A combination of factors, including disenchantment with the Modi government leads to a sharp fall of an already overvalued market
The 30-scrip BSE Sensitive Index (Sensex), a benchmark index of the Indian equities markets, plunged over 700 points on Wednesday. Traders and market players attributed fall to several factors that weighed heavily on the minds of investors and businessmen on the eve of Narendra Modi government completing one year later this month.
The Sensex Bombay Stock Exchange (BSE), which opened at 27,473.36 points, closed at 26,717.37, down 722.77 points or 2.63% from the previous day's close at 27,440.14 points. The index had made a lifetime high 30024.74 on 4th March just after a lacklustre Union budget. Almost all the sectors were trading in red. Capital goods, power, realty, consumer durables, metal and banking stocks came under heavy selling pressure. The 50-scrip Nifty of the National Stock Exchange (NSE) tanked 227 points or 2.74% to close at 8097 points.
Of the 30 stocks in the Sensex, only one – Bharti Airtel – was a gainer. Of the 29 stocks that fell today, BHEL fell by 6.07%, ICICI Bank fell by 4.77% and Larsen & Toubro by 4.65%. The other big losers were Maruti, NTPC and Axis Bank. The BSE S&P capital goods index tanked by 3.76%, power index fell by 3.55%, Realty index dropped by 3.32% and consumer durables index fell by 3.12%. Oil marketing companies such as Indian Oil, Hindustan Petroleum, Bharat Petroleum fell 3-5% as oil prices crude oil went past $60 in Nymex. ONGC fell 3% and RIL 1.5%.
There is no single reason for this sharp decline. Over the past one year, the markets have been rising on hope that the Modi government will bring in far reaching reforms that will ease the problems of the doing business, and allow them to expand and create jobs. The market players also hoped that the PM will keep up his poll promises of “minimum government, maximum governance” by cutting down on wasteful government expenditure and reforming the public sector companies. In anticipation, the Sensex hit 30,000 when it was valued at 23 times the profits of four trailing quarters.
But the reality looks a bit different now. Arun Shourie, a member of the previous Union government led by the Bharatiya Janata Party, and an important intellectual of the right went on the air on May Day blasting the Narendra Modi government for lacking in clear thinking, promising a lot but delivering too little and projecting more than what it has achieved.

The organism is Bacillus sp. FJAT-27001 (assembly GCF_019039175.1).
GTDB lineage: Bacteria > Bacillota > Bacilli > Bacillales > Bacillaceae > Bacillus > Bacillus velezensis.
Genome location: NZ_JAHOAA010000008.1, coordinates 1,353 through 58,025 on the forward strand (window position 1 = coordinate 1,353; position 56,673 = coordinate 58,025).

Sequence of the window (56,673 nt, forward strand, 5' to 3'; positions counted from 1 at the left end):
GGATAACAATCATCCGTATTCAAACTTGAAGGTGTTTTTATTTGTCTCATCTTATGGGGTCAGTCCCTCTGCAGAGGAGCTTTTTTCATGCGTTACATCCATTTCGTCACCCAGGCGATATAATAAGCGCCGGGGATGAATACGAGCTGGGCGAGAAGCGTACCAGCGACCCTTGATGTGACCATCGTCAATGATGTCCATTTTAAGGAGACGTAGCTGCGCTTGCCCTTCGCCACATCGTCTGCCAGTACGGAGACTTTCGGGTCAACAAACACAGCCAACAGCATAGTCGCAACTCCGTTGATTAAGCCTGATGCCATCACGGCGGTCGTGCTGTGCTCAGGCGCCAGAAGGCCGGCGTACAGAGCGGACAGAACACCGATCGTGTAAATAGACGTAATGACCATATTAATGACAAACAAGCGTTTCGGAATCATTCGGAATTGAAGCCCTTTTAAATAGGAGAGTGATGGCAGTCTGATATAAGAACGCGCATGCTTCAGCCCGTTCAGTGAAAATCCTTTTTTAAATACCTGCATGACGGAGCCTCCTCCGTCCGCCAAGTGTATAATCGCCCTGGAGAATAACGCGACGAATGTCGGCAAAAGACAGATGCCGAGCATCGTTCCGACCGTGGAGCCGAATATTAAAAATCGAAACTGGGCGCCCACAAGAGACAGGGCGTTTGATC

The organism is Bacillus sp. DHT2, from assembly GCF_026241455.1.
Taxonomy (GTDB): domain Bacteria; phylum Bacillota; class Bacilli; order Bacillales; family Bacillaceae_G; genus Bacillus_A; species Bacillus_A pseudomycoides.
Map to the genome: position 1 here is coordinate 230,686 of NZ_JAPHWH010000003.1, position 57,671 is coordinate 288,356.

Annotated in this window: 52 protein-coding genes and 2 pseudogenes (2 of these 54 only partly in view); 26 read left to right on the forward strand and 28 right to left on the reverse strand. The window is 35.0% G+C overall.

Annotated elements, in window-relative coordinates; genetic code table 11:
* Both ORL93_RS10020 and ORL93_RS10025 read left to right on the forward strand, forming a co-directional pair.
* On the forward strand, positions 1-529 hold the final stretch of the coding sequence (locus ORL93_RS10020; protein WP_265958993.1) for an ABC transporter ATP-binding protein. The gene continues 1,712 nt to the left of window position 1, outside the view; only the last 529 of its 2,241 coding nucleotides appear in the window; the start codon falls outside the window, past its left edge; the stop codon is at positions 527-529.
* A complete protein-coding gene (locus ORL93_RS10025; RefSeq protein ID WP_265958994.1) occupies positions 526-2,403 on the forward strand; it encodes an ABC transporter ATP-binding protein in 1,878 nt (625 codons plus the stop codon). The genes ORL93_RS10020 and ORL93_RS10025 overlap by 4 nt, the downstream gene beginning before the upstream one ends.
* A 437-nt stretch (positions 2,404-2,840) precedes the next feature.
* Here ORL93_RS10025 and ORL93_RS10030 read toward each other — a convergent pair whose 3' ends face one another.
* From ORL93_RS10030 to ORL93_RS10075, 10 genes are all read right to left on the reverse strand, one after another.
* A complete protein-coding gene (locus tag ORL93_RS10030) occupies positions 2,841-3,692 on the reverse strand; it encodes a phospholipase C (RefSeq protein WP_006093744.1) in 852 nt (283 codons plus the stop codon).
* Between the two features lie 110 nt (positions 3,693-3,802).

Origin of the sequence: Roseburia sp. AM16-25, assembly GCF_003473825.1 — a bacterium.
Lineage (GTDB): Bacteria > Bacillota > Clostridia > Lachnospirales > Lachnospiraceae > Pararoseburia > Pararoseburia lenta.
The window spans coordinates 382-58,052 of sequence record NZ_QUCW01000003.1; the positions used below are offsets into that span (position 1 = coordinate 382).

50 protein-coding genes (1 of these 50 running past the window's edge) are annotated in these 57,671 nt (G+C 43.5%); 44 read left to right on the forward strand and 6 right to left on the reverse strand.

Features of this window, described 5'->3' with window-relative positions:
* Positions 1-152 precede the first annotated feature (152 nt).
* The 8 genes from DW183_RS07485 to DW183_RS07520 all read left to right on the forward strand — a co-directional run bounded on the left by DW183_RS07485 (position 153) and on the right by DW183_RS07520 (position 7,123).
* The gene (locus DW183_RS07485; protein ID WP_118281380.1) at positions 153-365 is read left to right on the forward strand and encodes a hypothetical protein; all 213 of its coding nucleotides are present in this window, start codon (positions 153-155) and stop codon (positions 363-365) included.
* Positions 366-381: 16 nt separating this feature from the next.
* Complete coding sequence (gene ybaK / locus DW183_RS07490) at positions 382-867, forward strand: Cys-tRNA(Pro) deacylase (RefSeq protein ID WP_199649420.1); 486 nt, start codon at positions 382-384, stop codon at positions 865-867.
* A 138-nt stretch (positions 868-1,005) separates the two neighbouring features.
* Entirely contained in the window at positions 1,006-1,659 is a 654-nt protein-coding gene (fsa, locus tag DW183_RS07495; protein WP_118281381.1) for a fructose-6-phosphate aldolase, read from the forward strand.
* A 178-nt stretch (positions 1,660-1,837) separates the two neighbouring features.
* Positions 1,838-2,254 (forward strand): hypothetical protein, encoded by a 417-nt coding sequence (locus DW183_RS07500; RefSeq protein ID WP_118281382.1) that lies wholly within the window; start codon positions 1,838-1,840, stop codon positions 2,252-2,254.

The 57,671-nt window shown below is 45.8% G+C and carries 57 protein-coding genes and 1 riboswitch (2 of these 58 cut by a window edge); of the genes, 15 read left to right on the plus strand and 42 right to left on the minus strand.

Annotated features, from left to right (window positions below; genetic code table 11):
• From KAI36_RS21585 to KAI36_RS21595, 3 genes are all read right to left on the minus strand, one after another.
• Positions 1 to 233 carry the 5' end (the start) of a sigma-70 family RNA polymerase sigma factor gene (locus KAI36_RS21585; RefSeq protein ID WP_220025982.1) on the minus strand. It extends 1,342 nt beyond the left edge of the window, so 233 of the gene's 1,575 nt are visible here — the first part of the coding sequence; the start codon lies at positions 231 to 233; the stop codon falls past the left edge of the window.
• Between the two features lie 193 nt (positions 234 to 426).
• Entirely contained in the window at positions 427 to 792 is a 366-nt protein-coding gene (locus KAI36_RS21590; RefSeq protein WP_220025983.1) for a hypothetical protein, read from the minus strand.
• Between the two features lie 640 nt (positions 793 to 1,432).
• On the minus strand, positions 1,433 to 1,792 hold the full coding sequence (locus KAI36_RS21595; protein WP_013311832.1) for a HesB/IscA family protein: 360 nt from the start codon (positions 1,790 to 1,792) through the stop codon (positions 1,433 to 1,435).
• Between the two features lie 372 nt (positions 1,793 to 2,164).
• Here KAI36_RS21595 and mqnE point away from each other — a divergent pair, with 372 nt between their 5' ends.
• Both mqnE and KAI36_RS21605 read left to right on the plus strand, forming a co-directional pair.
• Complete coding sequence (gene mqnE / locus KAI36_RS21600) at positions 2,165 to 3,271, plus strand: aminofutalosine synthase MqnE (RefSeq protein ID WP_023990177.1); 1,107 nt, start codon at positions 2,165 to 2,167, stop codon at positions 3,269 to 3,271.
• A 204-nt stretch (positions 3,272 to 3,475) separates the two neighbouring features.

He pointed out that there is no big picture in the economic policy, only expediency. He also charged that the Prime Minister’s Office is a large, centralized power centre and is now a bottleneck. As a result, India Inc. keeps warning about lack of change, and on the ground, investment has not picked up while the government spends time and energy managing the headlines.
Worse, a government that promised a stable and non-adversarial tax regime, suddenly sang a different tune. In late 2014, the Modi government started sending demand notices to FIIs for paying MAT on capital gains even though these perversely overrode the laid down benefits enjoyed by foreign entities under the country's bilateral tax treaties and most FIIs say that they have already distributed profits of prior years and so may not have the money to pay the tax.
This was first time ever, any government had levied MAT on FIIs when the law is totally unclear on this, and Modi government has promised no tax terrorism. When the FIIs rushed to the finance ministry, Mr Jaitley used his discretion and added long-term capital gains of FIIs to the list of items exempt from MAT in the Budget of 2015.
The government has subsequently backed down but its move on MAT set against little change in most other areas, has shaken up the investor and business community who suspect that this government, is interested in maintaining status quo. The largest public sector banks remain headless while the government is trying to bring in dubious criteria to appoint PSU chiefs. Public sector companies have neither got better boards, nor more autonomy. The government has been unable to get the opposition on board to make legislative changes it says it needs to get going on the economy. Indeed, its lack of success on several fronts has rejuvenated the opposition.
The government was given a stroke of good luck when oil prices crashed, allowing the rupee to remain stable when the dollar was shooting up over the last six months. This comfortable period is over too. Oil price has risen 50% from the low of $42 it hit on March 18th. Now rupee is again under pressure, companies are unable to grow and there is worry about when the Modi government will start delivering on governance and reforms. In the circumstances, the market, which has been in the overvalued zone for the last six months, decided to give up some gains.